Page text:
Cancer affects everyone. That's the hard cold truth. Whether it be the people you know, the Bowie's of the world or the strangers we just walk by on the street, we are all susceptible to it, but we never really think it will ever happen to us or threaten the lives of our loved ones. Not now...not even soon. At least I never thought it would happen to me when it did.
I believe in free speech and uphold Fury's right to say what he wants. I am less supportive of a public-funded body who choose to reinforce hate-filled views via an awards nomination but I am glad I have a right to respond.
Hodgkin's is rare - there are only 1600 or so new diagnoses in the UK each year. So I feel pretty unlucky. But then again it's not rare to get something. And in fact the lifetime incidence of Hodgkin's is in the region of one in 500.
We need more male survivors of childhood sexual abuse to come forward and we need the media to report their stories. Boys and young men need role models too, so it is time to ask the question, why do the media ignore male survivors?
Men have huge egos, fed by the modern society, the media and what we watch on TV, our fathers, our mates... this painted picture of what it takes to be a 'real man' is defeating us.
There is a framework showing how men cope with mental health concerns (particularly depression) in ways that escalate - the 'big build'. It is suggested that men initially begin with 'acting in' behaviours, such as 'avoidance' (e.g. overwork), 'numbing it' (through drug or alcohol use) and 'escaping it' (through increased risk-taking behaviours like gambling or having extra-marital affairs).
A question that keeps running round and round in my mind is - how many other young men like myself are out there worried, not wanting to go to the doctors and unsure what they're checking for/how often do they need to check and what to do if they find something.
As it turns out International Men's Day focuses 'on men's and boy's health, improving gender relations, promoting gender equality, and highlighting positive male role models.' Which is fine. Count me in. What becomes alarming is what 'promoting gender equality' actually means in this context.
If he chose to reveal himself and his status, then that would be a story, and a positive story at that. But it is certainly not his responsibility to do so, despite what The Sun might think and who have, in the process, potentially helped undo years of work battling the stigma attached to HIV.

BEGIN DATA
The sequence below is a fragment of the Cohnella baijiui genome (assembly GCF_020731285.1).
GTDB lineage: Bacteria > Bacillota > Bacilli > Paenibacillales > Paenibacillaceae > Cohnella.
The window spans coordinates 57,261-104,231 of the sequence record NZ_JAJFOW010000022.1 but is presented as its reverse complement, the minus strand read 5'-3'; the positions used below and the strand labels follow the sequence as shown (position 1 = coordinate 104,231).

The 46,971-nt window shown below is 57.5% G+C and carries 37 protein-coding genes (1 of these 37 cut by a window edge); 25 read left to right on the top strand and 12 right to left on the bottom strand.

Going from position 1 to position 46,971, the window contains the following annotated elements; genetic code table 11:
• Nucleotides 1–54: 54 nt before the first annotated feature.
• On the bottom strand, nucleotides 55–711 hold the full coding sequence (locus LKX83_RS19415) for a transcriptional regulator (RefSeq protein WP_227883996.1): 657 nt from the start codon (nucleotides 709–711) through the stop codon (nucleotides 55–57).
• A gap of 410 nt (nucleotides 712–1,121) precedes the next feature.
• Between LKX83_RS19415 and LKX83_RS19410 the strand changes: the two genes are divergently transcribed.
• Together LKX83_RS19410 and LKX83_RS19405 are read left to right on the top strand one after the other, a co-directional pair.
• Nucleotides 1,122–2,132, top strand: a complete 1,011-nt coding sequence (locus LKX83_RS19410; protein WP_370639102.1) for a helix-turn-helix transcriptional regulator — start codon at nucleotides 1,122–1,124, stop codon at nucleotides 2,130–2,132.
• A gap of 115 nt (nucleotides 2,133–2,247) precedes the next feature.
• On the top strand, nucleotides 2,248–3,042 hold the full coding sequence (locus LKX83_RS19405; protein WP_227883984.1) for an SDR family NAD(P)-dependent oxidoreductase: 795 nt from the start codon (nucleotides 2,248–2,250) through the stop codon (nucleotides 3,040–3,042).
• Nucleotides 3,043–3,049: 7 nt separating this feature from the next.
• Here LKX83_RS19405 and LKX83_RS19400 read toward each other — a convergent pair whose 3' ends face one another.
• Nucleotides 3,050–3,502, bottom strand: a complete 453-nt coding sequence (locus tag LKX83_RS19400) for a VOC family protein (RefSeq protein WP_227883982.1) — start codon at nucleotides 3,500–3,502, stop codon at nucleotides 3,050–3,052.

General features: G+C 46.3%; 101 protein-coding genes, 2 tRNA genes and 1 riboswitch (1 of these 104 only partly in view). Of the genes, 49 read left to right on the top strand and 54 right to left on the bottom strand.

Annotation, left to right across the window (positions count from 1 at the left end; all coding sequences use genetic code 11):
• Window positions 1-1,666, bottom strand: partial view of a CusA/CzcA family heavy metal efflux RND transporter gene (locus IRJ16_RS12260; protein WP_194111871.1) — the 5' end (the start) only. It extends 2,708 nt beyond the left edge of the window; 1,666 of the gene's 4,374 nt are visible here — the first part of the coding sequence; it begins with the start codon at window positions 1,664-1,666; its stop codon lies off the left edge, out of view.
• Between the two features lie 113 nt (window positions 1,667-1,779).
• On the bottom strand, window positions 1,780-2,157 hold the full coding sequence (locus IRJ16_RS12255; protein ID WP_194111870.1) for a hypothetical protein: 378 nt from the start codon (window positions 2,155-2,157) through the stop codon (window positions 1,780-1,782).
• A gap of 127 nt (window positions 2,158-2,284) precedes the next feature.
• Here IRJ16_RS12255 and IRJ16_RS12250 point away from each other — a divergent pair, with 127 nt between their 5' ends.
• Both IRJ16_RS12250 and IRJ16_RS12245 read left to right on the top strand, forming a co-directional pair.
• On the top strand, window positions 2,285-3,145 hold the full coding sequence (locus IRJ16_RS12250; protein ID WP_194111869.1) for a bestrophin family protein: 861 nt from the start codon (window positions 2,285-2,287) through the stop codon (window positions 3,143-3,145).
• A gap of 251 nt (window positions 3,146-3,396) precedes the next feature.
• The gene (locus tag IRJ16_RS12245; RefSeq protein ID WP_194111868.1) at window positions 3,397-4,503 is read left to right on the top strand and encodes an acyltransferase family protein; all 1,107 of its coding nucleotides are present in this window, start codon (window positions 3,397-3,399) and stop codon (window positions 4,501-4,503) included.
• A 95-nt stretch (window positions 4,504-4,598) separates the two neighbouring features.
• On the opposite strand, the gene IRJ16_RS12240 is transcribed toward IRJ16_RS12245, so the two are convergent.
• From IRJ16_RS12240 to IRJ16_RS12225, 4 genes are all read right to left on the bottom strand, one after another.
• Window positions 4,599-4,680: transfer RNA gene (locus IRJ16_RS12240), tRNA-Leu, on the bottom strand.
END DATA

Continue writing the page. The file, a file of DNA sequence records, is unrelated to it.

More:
I had a number of tests which came back showing that I had a low sperm count. I felt devastated that this was happening to us and we had no control over it. We were told we would not be able to have children and advised to go down the donor route.
It's never easy to talk about having a fertility problem, and many people who have difficulty conceiving prefer not to tell anyone beyond their very close family and friends. Now, a new study has revealed quite what a taboo subject infertility still is for many men.
Did you know that bowel cancer is the UK's second biggest cancer killer? Each year more than 41,000 people are diagnosed with the disease, but if caught early, more than 90% of cases can be treated successfully. That's why I'm supporting Beating Bowel Cancer's Decembeard campaign.
We need to get to the point that men feel as at ease talking about their mental health as they would a broken arm. We need to help men equate seeking help not with weakness, but with doing something that shows courage and strength. It is, after all, profoundly brave to face up to something as stigmatised as a mental health problem. Ultimately, we have to acknowledge that big boys can and do cry. And that's okay.
Writing this blog has given me the opportunity to think quite a lot about it and, my honest answer, God knows! I like that there are so many variations of what a real man is now, I like that we have baking shows on television and two of the top three contestants are men, I like that our role as men is not defined and it looks like it will forever evolve and very much for the better.
The truth is I care deeply about fighting for women's equality and I will do all I can to use my expertise to do this in my time in Parliament. I won't apologise for that. But I also care about issues that affect men and I will do all I can to make this better too. After all I'm a woman, I can multitask.
The fact that there is, unbelievably in 21st Century Britain, still a taboo surrounding mental illness. Taken along with late presentation of symptoms, and the availability of treatment, it represents one of the main reasons for poor outcomes. Is this problem worse among men? My own experience as both a GP and as an MP would tend to suggest that it is...